At the speed of light, it takes you a year to travel a light year. In its own frame of reference, time seems to have stopped. Of course, to travel at the speed of light you need to have zero mass. The time it takes us to travel a light year is (as expected) considerably longer than a year.
If you're wondering, there are about 31,500,000 seconds in a year, and if you multiply that by 186,000 (the distance light travels every second), you get 5.9 trillion miles (9.4 trillion km) the distance light travels in a year. The first discussions about the speed of light began with the Greek philosopher Aristotle, who considered that light traveled instantaneously. A trip that lasts a light year or a billion light years for a person traveling at the speed of light will seem absolutely the same over time. On spaceships, time would pass differently, so one wouldn't even have the feeling of traveling and travel time would fly by in less than a second.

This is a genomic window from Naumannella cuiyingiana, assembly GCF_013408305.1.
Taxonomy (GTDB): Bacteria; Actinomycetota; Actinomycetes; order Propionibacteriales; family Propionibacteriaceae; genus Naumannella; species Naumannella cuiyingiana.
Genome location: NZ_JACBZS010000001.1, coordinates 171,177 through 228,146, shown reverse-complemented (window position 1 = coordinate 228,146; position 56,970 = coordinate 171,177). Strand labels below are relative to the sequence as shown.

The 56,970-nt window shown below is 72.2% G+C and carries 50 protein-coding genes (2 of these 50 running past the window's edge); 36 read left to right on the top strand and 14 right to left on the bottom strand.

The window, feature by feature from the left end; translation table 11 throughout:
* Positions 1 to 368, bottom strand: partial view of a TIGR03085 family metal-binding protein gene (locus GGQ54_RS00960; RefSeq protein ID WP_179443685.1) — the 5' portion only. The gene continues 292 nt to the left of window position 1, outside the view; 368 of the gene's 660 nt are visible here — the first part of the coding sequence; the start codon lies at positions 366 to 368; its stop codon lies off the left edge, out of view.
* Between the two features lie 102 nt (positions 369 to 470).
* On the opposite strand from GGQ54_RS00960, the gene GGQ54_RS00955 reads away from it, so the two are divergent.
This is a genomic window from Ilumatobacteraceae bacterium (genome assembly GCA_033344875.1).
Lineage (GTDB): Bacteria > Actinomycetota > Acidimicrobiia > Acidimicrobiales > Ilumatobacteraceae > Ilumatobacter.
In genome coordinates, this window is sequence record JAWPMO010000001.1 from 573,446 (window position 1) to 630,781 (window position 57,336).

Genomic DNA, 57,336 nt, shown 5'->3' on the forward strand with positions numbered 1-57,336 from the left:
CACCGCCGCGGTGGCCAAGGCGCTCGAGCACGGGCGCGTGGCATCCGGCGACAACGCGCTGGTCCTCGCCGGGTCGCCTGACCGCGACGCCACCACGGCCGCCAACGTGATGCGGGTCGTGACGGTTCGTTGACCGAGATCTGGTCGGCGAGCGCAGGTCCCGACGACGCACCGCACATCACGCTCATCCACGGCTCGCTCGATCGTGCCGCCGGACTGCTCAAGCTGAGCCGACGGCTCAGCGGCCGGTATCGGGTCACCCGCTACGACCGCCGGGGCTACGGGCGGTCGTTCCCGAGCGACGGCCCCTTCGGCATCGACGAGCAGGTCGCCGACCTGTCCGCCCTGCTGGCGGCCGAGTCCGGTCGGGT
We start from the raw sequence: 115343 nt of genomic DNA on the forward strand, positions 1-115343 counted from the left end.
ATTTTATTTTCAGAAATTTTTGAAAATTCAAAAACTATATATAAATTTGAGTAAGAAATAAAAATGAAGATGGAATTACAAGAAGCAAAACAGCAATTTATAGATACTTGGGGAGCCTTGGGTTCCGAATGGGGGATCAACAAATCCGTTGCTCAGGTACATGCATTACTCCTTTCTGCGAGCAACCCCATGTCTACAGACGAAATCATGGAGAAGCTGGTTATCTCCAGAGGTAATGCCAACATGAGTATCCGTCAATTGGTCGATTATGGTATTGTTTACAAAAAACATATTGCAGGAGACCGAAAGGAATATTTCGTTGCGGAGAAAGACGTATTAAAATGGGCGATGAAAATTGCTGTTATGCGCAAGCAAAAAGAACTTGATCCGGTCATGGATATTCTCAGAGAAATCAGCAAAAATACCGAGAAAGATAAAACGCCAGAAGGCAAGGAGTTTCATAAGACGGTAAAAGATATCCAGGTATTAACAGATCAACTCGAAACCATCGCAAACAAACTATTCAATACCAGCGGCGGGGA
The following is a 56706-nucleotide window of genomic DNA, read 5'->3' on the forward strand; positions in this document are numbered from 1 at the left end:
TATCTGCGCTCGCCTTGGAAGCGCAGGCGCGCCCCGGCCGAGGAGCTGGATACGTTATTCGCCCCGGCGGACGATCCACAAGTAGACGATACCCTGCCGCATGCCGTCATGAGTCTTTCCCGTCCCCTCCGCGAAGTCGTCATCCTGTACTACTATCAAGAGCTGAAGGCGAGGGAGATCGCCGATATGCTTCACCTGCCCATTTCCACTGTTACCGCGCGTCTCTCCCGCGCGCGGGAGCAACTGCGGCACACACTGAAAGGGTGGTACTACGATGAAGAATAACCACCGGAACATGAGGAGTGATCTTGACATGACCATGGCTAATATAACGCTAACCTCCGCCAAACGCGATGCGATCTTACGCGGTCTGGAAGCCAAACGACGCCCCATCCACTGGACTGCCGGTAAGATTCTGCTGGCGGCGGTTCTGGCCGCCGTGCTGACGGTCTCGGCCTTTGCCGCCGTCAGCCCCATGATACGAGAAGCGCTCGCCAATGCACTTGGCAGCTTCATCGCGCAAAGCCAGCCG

If the spacecraft were traveling at the speed at which Helios 2 was traveling, it would have traveled one light-year in 4269 light-years. The spacecraft was carrying two astronauts traveling at an average speed of 28,163 kilometers per hour. Numerous experiments have shown that, in fact, time flows differently when it travels at the speed of light. However, for a man traveling in a spaceship at the speed of light, time would not flow the same as outside the spaceship.
The speed at which it will fly depends on the orbital altitude, which is approximately between 304 kilometers and 528 kilometers above sea level, depending on the mission. If a spaceship were to travel at the speed of one light-year, it would cover the distance of one light-year in a human year.